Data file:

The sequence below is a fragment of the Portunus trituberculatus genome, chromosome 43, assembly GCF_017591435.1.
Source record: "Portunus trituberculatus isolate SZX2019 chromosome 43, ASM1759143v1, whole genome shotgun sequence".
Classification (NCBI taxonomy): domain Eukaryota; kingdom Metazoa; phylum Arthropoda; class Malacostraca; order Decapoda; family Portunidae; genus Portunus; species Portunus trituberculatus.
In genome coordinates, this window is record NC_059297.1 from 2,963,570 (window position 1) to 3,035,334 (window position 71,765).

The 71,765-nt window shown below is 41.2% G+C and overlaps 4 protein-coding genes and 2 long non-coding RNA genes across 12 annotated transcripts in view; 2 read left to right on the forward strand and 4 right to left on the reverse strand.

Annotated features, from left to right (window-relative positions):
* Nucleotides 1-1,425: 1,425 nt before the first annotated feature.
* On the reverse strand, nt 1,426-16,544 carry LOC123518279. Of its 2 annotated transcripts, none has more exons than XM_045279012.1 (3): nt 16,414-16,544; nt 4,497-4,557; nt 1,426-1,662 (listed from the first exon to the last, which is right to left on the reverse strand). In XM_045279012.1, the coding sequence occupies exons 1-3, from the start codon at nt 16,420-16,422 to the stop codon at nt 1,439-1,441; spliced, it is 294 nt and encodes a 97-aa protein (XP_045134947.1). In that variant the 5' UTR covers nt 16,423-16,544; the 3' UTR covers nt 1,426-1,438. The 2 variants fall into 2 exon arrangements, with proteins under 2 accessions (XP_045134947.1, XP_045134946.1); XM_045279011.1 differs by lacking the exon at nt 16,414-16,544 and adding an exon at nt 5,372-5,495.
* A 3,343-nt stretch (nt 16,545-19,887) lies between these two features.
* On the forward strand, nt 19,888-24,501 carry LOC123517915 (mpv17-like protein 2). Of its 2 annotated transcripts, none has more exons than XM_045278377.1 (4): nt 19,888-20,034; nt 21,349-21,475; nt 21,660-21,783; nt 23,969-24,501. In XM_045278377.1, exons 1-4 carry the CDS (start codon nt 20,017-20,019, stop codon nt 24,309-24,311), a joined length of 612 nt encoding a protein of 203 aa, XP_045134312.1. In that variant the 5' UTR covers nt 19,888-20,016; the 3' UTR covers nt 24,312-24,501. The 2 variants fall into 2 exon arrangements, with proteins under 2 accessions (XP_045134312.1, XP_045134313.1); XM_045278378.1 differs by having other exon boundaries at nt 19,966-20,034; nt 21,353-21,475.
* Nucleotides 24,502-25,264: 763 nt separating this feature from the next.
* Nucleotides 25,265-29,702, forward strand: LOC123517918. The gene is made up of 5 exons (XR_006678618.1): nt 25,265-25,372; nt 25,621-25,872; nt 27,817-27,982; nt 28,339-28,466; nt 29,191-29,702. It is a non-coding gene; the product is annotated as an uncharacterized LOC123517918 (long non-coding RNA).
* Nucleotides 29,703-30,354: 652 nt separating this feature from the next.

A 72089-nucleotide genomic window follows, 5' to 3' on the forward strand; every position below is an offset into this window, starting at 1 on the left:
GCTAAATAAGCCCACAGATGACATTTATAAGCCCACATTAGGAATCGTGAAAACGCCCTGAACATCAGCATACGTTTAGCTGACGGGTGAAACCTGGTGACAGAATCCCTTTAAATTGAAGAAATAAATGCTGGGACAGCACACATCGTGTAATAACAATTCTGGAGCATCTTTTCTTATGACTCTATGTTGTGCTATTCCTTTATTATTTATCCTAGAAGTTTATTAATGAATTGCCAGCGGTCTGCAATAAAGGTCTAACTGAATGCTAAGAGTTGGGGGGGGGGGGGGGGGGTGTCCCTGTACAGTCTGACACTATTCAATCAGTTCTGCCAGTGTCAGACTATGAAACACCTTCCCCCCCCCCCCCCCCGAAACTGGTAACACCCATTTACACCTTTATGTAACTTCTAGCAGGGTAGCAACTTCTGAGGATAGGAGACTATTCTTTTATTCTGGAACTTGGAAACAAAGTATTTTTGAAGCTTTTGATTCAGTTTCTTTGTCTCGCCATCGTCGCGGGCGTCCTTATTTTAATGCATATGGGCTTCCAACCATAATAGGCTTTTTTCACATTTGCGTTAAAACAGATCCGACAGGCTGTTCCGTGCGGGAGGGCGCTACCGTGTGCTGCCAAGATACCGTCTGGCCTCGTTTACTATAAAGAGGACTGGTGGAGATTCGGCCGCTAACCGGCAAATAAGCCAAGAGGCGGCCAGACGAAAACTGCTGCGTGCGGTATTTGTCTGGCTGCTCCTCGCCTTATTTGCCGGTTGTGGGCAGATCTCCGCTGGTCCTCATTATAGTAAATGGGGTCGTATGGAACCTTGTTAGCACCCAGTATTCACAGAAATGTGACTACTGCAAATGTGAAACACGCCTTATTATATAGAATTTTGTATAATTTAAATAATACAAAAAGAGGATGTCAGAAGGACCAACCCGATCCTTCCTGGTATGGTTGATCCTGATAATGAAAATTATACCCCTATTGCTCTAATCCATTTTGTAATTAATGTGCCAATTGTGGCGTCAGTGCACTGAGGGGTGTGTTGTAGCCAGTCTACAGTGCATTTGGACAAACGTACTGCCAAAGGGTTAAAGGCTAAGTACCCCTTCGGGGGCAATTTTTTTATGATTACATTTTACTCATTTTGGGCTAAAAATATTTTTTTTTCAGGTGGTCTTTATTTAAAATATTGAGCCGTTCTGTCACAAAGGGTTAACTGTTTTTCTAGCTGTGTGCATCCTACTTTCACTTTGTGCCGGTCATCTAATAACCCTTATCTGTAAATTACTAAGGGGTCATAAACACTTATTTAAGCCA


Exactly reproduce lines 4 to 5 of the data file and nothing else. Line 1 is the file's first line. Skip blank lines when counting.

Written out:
In genome coordinates, this window is record NC_059297.1 from 2,963,570 (window position 1) to 3,035,334 (window position 71,765).

The 71,765-nt window shown below is 41.2% G+C and overlaps 4 protein-coding genes and 2 long non-coding RNA genes across 12 annotated transcripts in view; 2 read left to right on the forward strand and 4 right to left on the reverse strand.